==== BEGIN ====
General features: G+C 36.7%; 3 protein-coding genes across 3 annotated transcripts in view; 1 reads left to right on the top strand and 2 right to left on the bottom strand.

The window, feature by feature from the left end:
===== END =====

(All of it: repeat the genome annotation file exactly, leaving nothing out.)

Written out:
General features: G+C 36.7%; 3 protein-coding genes across 3 annotated transcripts in view; 1 reads left to right on the top strand and 2 right to left on the bottom strand.

The window, feature by feature from the left end: